The just concluded Durban Review Conference on Racism, Racial Discrimination, Xenophobia and Related Intolerance held in Geneva, Switzerland adopted in its Final document and Report a declaration calling on the International Community to combat negationism and trivialisation of the Genocide committed against the Tutsi in Rwanda.
The Conference was opened by the UN Secretary General Ban Ki-Moon. A total of 146 UN member states attended the Conference and at least 50 were represented at Ministerial level.
The declaration was a result of prior intense negotiation and consultation at the level of Permanent Missions in Geneva, between the African Group of Geneva on behalf of Rwanda and other regional Groupings such as EU, South America, Asia and OIC.
The resulting consensus text was adopted by the Conference in form of a Presidential Declaration announced by the Conference President, Kenya’s Attorney General, Hon. Amos Wako, and adopted by consensus.
The exact text of the Declaration is as follows:
“IN THE SPIRIT OF THE 15TH COMMEMORATION OF THE 1994 GENOCIDE AGAINST THE TUTSI IN RWANDA.
We recall the General Assembly Resolutions 58/234 of 23 December 2003, 59/137 of 10 December 2004, and 60/225 of 22 March 2006.
We reaffirm that Genocide is the most serious manifestation of racism, racial discrimination, xenophobia and related intolerance.
The 1994 Genocide committed against the Tutsi in Rwanda which claimed 1 million innocent lives, as the entire world watched still haunts our collective conscience and must never be forgotten.
The International Criminal Tribunal for Rwanda and the Genocide Convention send an unequivocal message that the world will not tolerate impunity for genocide.
Today, 15 years later we recognize that there are attempts to diminish the gravity and seriousness of this Genocide; through its negation and trivialization.
This is a serious impediment to efforts for prevention of Genocide and for bringing justice and fostering reconciliation for the people of Rwanda.
We therefore, hereby urge the international community to make all efforts to combat negation and trivialization of the Genocide committed against the Tutsi in Rwanda.”
The adoption of this declaration as part and parcel of the Durban Review Conference Outcome Document and a Report was a major breakthrough for Rwanda in its efforts to sensitize the international community on Genocide impunity and on the rampant practice of the negationism, revisionism and trivialisation of the Genocide committed against the Tutsi, in the hope that states can begin to take measures to address those practices committed on their territory.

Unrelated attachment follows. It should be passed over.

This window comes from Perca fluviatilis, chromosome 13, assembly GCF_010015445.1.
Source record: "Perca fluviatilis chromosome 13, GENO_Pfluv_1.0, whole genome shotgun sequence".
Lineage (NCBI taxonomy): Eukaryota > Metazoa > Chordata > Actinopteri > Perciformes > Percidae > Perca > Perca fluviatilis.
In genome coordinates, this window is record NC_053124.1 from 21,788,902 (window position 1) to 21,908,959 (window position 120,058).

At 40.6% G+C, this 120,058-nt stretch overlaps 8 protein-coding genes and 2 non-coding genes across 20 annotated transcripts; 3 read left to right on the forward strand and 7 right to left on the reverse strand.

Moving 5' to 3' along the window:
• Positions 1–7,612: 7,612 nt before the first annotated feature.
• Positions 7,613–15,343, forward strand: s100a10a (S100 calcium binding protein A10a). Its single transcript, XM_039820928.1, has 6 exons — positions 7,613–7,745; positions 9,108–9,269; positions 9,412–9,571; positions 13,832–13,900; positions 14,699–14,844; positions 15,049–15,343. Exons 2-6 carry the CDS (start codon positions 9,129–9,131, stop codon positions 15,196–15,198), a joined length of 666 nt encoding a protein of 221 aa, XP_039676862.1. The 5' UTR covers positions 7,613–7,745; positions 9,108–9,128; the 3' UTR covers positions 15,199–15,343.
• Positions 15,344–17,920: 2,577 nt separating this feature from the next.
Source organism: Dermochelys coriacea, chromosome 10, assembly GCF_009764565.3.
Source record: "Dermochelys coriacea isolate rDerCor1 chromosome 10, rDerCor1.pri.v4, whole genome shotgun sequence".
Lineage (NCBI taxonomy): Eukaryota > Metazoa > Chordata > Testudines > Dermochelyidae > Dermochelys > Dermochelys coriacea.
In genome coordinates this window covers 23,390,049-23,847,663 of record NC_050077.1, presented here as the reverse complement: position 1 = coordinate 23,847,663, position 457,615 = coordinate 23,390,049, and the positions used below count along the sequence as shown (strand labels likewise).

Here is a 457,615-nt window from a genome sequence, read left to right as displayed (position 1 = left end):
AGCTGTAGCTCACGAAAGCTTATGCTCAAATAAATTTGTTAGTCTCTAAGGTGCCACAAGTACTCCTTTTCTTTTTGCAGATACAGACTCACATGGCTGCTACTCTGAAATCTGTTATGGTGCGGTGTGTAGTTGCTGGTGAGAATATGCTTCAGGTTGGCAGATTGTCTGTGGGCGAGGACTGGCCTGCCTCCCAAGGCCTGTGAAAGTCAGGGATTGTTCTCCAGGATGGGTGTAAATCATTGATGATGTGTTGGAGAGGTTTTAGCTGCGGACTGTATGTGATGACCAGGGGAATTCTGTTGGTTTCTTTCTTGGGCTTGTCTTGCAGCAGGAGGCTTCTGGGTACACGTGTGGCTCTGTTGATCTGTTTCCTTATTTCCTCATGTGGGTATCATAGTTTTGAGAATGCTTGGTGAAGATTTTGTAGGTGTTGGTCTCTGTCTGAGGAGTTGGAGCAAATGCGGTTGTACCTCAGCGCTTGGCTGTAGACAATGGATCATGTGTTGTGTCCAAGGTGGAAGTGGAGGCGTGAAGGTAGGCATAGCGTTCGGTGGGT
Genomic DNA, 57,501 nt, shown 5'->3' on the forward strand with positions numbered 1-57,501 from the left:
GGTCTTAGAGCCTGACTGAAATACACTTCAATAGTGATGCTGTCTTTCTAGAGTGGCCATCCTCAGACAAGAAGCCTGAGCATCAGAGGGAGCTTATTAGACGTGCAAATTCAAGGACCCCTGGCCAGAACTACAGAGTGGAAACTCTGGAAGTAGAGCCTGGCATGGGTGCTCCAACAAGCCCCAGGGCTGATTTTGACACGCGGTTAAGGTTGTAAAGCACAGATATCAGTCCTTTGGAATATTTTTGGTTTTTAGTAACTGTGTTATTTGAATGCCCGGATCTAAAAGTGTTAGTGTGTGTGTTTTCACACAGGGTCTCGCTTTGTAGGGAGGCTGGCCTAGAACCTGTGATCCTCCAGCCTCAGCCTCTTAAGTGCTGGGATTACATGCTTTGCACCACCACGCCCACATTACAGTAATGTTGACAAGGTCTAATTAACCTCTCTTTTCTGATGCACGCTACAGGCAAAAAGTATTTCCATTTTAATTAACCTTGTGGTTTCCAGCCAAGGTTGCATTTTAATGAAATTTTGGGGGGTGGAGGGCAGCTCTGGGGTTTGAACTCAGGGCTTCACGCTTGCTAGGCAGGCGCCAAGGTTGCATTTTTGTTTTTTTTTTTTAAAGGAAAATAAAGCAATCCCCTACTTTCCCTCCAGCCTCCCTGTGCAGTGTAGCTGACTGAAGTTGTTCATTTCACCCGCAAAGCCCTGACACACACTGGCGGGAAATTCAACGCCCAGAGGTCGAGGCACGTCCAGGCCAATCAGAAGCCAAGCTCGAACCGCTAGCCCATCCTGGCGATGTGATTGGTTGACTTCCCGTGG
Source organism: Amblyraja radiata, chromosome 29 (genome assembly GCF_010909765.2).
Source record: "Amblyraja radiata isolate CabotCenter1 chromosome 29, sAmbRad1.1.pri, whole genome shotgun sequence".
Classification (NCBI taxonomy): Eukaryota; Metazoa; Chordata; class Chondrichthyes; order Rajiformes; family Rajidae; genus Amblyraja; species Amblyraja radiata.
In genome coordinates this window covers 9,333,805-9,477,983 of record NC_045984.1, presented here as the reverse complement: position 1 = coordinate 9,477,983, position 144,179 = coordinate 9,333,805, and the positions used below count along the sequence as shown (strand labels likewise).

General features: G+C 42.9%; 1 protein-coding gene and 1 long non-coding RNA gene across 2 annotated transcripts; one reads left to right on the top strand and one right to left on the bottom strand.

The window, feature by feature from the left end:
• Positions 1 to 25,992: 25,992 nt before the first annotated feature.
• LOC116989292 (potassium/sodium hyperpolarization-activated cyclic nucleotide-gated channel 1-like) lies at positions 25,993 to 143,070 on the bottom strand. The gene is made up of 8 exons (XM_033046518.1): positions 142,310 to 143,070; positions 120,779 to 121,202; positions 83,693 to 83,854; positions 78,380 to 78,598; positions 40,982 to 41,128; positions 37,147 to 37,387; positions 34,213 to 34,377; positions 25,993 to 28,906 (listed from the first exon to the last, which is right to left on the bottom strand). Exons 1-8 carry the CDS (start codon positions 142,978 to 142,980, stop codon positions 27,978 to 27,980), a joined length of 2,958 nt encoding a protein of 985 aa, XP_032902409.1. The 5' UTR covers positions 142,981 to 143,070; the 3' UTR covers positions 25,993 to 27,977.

“Several countries have legislation to punish deniers of the Holocaust. This is what we would like to see done for the Genocide against the Tutsi,” said Ambassador Venetia Sebudandi, Rwanda’s Permanent representative to the UN in Geneva and Ambassador to Switzerland, who was Head of Rwanda’s Delegation to the Durban Review Conference.
“We hope to build on this declaration of the Durban Review Conference to get a Resolution passed by the Human Rights Council and by the General Assembly in New York in order to urge states to combat negationism and revisionism of the Genocide committed against the Tutsi in Rwanda.”
In her statement to the Conference Ambassador Sebudandi had said that there are important gaps in the international instruments and national legislations of states with regards to Genocide, Genocide negation, revisionism, trivialisation and justification.
She added that Rwanda wishes to establish cooperation with other States in order to end impunity for the crime of Genocide committed against the Tutsi - with regard to Genocide suspects who have found refuge in Europe, in Northern America, in Africa and elsewhere.
She pointed out that this cooperation should also help combat negationism and every attempt targeted at minimizing the Genocide against the Tutsis in Rwanda.
“The lack of political will and the indifference shown by the international community had made this Genocide possible, while it could have been avoided,” Ambassador Sebudandi declared to the Conference.
On the global fight against racism, racial discrimination, xenophobia and related intolerance, the Ambassador told the Conference that Rwanda attached great importance to the Durban Review Conference.
Rwanda participated in the 2001 Durban Summit because it was convinced of the importance and need to have a comprehensive approach in combating racism and all forms of racial discrimination.
The adoption of the Durban Declaration and Programme of Action (DDPA) was a demonstration of the international community’s commitment to combating racism, racial discrimination, xenophobia and related intolerance.
The DDPA has provided an important framework to guide states in the elaboration of national policies and plans of action to combat racism and all forms of discrimination.
Sebudandi noted that based on the principles of the DDPA and on the lessons learnt from the sad history of Genocide, following the 1994 Genocide committed against the Tutsi, Rwanda has put in place the necessary legislation and institutional mechanisms and other initiatives to promote equal rights and non-discrimination among Rwandans.
She added the Government of Rwanda has also adhered to and ratified international and regional instruments in this context.
“Rwanda is prepared to play a role, based on its experience and is committed to remain engaged along side other states in the fight against all forms racial discrimination and intolerance, especially in the prevention and punishing of the crime of Genocide and other crimes against humanity,” she said.